Detection of the keto-enol tautomerization in acetaldehyde, acetone, cyclohexanone, and methyl vinyl ketone with a novel VUV light source


The discovery of enols in combustion environments and our atmosphere has garnered increasing attention to the many unanswered questions surrounding enol chemistry. The scarcity of experimental data concerning these enols renders combustion and atmospheric models with a lack of constraining parameters, leading to varying computational predictions. Experimental detection is difficult because mass spectrometry, a powerful tool for probing a wide variety of species, cannot distinguish between enols and their thermodynamically favorable ketone isomers. A solution to this ambiguity is to use tunable vacuum ultraviolet (VUV) light from a synchrotron to identify the presence of the enol by its lower ionization energy compared to the isomer. We present a tabletop-scale VUV light source that implements highly cascaded harmonic generation, a new regime of cascaded nonlinear optics, to provide a set of spectral lines spaced by 1.2 eV. We demonstrate that the variety of photon energies available allows us to detect the keto-enol tautomerization of four aldehydes and ketones. By combining this novel VUV light source with an established microreactor, we first revisit the formation of vinyl alcohol from acetaldehyde and confirm that the observed isomerization is indeed unimolecular. Secondly, we observe the thermal tautomerization of acetone to propen-2-ol for the first time. Finally, we observe the thermal tautomerization of cyclohexanone to 1-cyclohexenol and methyl vinyl ketone to 2-hydroxybutadiene, where the results are in good agreement with those reported at a synchrotron. Our measurements can be used to constrain models, inform future experimental studies of enol reactivity, and potentially enhance current understanding of combustion and environmental chemistry.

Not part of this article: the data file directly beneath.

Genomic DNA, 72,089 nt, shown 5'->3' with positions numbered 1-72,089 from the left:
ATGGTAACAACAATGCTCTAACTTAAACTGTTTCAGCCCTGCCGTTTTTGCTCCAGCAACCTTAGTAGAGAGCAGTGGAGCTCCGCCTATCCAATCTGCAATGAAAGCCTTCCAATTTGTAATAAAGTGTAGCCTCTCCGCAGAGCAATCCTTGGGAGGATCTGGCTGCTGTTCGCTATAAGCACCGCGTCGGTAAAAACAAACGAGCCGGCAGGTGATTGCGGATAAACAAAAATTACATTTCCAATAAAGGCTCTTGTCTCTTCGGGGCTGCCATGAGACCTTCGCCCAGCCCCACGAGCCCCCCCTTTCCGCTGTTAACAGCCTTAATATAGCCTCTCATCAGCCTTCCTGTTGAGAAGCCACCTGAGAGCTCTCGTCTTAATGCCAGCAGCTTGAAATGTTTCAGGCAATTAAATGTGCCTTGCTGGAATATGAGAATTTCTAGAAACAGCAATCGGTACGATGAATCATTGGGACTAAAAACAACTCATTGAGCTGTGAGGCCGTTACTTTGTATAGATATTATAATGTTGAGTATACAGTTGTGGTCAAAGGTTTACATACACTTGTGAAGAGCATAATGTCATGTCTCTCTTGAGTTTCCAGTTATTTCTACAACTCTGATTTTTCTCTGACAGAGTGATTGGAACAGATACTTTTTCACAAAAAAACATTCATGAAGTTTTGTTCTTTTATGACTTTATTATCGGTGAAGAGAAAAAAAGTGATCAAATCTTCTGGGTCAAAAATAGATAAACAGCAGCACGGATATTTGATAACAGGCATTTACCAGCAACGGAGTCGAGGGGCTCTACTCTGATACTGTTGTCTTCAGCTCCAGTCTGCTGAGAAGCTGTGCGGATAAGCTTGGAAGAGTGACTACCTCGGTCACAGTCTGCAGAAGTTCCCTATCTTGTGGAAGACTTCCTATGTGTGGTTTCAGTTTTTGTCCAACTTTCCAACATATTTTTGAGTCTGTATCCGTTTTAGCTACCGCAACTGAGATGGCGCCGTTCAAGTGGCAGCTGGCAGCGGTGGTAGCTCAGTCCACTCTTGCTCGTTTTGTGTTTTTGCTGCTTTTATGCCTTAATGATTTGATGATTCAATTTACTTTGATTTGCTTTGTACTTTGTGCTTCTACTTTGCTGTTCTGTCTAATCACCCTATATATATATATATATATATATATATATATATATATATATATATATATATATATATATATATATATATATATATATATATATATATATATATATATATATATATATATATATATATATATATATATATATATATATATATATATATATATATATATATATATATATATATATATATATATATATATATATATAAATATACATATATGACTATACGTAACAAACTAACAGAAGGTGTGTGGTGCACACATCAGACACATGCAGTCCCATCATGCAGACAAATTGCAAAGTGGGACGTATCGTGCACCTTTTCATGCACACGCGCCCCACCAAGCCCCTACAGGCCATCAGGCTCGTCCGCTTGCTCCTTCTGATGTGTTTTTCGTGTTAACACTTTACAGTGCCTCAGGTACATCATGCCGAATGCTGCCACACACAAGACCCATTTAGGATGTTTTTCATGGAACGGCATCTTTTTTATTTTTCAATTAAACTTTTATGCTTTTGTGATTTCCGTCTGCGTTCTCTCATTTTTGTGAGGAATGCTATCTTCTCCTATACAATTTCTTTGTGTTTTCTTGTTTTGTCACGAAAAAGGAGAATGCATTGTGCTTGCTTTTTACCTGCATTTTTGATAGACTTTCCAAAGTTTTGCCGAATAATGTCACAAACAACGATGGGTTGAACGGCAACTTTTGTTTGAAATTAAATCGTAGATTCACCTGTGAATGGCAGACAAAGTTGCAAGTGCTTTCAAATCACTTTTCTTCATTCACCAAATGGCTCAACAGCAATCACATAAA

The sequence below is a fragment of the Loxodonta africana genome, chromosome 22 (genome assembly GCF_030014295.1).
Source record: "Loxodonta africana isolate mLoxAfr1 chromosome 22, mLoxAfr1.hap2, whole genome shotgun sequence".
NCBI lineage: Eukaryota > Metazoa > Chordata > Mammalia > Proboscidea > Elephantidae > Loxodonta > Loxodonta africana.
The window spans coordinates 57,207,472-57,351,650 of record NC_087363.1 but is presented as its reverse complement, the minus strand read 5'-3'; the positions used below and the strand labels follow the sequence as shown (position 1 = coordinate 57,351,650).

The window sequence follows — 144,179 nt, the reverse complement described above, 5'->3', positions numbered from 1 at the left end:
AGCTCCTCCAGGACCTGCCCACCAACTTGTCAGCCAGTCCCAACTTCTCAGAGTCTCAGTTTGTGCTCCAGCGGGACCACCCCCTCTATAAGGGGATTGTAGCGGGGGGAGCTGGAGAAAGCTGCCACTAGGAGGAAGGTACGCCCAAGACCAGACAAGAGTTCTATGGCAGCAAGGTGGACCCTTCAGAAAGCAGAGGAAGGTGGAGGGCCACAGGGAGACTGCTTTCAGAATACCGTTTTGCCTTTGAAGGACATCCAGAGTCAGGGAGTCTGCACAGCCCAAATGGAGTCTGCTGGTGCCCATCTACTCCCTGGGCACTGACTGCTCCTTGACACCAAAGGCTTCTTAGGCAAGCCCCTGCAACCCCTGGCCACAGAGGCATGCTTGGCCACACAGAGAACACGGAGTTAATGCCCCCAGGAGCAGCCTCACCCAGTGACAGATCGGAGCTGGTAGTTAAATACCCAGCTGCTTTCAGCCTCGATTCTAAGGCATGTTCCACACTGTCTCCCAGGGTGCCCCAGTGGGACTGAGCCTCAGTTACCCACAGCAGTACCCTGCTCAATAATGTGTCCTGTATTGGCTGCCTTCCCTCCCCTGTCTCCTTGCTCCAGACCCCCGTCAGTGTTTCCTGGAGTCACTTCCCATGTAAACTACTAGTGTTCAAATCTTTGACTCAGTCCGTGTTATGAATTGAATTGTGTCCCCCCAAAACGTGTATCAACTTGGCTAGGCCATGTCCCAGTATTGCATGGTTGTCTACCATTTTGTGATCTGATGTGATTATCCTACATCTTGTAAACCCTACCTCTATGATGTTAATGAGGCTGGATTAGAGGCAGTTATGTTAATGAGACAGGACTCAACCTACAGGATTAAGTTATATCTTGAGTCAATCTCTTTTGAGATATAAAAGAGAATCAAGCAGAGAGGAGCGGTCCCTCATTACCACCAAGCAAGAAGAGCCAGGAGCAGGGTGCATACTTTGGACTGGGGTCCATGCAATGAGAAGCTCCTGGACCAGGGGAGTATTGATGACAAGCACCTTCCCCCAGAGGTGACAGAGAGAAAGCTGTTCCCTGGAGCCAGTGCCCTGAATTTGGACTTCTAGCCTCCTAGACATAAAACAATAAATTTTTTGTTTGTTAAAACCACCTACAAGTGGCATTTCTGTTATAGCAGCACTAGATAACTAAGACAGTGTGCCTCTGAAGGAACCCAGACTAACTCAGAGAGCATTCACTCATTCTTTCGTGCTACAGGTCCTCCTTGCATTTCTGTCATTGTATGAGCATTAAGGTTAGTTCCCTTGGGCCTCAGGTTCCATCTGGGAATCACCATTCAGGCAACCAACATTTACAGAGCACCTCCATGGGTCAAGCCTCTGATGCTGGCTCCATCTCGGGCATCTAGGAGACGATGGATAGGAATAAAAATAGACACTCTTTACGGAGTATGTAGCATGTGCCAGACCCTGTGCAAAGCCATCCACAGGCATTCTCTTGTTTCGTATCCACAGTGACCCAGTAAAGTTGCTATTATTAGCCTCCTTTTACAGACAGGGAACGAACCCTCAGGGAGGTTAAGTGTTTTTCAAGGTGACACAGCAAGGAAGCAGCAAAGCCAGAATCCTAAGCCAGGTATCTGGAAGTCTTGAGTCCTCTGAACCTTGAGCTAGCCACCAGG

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Proceedings of the Combustion Institute
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